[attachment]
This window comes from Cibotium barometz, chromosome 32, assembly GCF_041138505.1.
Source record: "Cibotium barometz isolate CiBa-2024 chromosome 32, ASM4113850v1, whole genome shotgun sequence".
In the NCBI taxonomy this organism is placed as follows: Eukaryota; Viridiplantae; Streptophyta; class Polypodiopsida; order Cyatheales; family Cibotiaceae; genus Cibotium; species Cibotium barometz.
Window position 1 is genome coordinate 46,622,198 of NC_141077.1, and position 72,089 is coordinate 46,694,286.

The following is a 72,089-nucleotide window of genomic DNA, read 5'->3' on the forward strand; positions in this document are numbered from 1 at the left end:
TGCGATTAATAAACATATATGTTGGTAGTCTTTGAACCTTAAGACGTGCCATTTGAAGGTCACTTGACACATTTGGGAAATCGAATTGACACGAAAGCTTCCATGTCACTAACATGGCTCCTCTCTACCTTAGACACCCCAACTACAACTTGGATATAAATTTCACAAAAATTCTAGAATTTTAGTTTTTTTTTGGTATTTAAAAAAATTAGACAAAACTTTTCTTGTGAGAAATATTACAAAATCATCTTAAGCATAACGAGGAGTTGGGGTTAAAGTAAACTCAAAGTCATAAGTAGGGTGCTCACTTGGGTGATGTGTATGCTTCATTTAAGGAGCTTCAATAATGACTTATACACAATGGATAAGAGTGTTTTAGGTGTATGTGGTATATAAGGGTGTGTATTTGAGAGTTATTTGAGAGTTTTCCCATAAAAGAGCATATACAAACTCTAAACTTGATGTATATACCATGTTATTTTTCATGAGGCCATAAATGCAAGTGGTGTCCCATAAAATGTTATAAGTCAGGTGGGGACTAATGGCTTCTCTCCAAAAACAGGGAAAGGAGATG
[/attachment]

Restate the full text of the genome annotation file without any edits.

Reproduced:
This window comes from Cibotium barometz, chromosome 32, assembly GCF_041138505.1.
Source record: "Cibotium barometz isolate CiBa-2024 chromosome 32, ASM4113850v1, whole genome shotgun sequence".
In the NCBI taxonomy this organism is placed as follows: Eukaryota; Viridiplantae; Streptophyta; class Polypodiopsida; order Cyatheales; family Cibotiaceae; genus Cibotium; species Cibotium barometz.
Window position 1 is genome coordinate 46,622,198 of NC_141077.1, and position 72,089 is coordinate 46,694,286.

The following is a 72,089-nucleotide window of genomic DNA, read 5'->3' on the forward strand; positions in this document are numbered from 1 at the left end:
TGCGATTAATAAACATATATGTTGGTAGTCTTTGAACCTTAAGACGTGCCATTTGAAGGTCACTTGACACATTTGGGAAATCGAATTGACACGAAAGCTTCCATGTCACTAACATGGCTCCTCTCTACCTTAGACACCCCAACTACAACTTGGATATAAATTTCACAAAAATTCTAGAATTTTAGTTTTTTTTTGGTATTTAAAAAAATTAGACAAAACTTTTCTTGTGAGAAATATTACAAAATCATCTTAAGCATAACGAGGAGTTGGGGTTAAAGTAAACTCAAAGTCATAAGTAGGGTGCTCACTTGGGTGATGTGTATGCTTCATTTAAGGAGCTTCAATAATGACTTATACACAATGGATAAGAGTGTTTTAGGTGTATGTGGTATATAAGGGTGTGTATTTGAGAGTTATTTGAGAGTTTTCCCATAAAAGAGCATATACAAACTCTAAACTTGATGTATATACCATGTTATTTTTCATGAGGCCATAAATGCAAGTGGTGTCCCATAAAATGTTATAAGTCAGGTGGGGACTAATGGCTTCTCTCCAAAAACAGGGAAAGGAGATG